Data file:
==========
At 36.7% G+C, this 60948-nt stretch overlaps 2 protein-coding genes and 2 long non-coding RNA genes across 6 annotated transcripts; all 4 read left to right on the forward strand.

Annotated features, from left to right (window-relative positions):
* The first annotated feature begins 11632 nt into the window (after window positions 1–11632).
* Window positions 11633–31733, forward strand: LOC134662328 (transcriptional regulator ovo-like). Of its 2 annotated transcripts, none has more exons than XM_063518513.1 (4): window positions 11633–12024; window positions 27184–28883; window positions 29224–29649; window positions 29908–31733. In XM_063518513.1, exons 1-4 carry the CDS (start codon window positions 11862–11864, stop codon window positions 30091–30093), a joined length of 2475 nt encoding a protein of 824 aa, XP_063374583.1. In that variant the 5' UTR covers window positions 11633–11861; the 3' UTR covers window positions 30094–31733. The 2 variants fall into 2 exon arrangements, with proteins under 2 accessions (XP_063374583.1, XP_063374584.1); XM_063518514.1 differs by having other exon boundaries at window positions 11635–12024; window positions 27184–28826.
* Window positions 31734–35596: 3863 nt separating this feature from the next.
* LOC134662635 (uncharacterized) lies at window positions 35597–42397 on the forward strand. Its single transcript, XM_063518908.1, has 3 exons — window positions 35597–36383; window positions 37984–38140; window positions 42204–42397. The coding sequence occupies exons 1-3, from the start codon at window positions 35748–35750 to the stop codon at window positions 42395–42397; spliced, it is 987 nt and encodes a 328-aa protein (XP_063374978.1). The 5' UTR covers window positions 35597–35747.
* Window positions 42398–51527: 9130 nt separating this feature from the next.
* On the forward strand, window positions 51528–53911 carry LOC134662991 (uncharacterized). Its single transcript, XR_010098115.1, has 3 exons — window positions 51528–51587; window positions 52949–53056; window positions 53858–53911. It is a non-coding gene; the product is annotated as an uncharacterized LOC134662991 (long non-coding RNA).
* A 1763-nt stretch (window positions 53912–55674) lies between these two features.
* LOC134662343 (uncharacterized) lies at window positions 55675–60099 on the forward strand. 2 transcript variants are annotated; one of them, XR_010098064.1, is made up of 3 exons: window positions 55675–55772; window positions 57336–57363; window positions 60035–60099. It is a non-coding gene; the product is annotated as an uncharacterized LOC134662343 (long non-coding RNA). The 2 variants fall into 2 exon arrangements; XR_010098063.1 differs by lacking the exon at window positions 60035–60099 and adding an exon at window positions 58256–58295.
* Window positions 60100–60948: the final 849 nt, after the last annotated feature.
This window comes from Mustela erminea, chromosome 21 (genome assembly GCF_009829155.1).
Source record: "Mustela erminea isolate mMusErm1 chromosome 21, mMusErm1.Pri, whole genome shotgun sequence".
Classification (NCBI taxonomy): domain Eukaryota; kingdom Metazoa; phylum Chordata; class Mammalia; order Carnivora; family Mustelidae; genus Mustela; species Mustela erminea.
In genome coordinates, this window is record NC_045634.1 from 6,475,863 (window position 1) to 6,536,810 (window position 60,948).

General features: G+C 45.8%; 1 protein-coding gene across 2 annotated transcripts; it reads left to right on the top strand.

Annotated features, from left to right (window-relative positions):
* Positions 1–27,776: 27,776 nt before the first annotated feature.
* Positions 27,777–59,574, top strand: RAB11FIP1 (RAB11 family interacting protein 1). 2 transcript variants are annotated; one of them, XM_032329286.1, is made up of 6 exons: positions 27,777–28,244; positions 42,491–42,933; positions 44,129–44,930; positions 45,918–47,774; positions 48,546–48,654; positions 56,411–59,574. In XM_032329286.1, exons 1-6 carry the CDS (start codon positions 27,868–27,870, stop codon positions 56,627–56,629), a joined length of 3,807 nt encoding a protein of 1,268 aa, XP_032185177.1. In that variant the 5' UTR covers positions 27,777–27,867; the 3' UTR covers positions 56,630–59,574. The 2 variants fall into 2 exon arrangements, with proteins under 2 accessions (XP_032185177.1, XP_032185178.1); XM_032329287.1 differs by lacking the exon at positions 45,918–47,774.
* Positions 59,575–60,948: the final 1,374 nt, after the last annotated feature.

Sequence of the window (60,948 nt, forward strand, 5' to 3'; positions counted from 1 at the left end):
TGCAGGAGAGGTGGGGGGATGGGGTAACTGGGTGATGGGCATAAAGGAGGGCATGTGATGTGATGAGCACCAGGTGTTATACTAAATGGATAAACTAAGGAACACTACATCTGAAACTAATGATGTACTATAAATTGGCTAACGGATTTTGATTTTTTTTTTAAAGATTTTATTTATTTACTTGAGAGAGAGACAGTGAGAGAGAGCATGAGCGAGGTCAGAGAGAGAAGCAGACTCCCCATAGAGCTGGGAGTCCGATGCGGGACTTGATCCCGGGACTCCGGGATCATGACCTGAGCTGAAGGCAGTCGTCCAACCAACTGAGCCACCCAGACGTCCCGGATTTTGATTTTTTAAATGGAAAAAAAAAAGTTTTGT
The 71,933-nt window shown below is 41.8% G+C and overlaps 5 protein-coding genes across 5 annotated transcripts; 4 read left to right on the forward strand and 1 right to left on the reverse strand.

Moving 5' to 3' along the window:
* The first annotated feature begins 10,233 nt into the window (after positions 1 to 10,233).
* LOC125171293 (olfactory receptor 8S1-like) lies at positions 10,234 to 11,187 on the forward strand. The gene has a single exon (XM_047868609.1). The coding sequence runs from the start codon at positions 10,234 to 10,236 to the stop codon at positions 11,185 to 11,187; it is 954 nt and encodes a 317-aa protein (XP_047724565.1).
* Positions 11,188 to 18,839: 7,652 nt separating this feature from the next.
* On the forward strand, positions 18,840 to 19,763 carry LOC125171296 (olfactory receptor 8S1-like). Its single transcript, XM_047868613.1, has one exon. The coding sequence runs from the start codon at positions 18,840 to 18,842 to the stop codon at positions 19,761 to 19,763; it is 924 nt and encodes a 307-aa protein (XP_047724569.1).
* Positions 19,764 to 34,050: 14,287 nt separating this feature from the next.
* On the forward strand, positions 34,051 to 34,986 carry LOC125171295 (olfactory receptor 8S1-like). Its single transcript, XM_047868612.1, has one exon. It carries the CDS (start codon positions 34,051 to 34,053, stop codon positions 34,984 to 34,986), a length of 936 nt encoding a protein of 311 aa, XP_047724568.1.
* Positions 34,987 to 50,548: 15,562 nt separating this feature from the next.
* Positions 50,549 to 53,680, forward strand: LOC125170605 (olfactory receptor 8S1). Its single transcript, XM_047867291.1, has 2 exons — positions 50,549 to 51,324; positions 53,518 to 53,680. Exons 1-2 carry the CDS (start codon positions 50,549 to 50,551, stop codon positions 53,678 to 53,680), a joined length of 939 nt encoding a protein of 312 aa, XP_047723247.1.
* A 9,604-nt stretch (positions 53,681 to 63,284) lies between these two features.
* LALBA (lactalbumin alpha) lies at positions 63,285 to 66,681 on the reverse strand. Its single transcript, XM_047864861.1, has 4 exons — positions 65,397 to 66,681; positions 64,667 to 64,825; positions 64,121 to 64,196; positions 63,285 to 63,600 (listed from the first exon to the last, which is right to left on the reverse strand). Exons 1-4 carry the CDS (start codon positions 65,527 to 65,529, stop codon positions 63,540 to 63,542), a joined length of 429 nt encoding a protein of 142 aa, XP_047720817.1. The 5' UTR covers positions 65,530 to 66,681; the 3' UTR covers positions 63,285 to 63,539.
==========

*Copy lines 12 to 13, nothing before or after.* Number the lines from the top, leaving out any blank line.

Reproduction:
This window comes from Mustela erminea, chromosome 21 (genome assembly GCF_009829155.1).
Source record: "Mustela erminea isolate mMusErm1 chromosome 21, mMusErm1.Pri, whole genome shotgun sequence".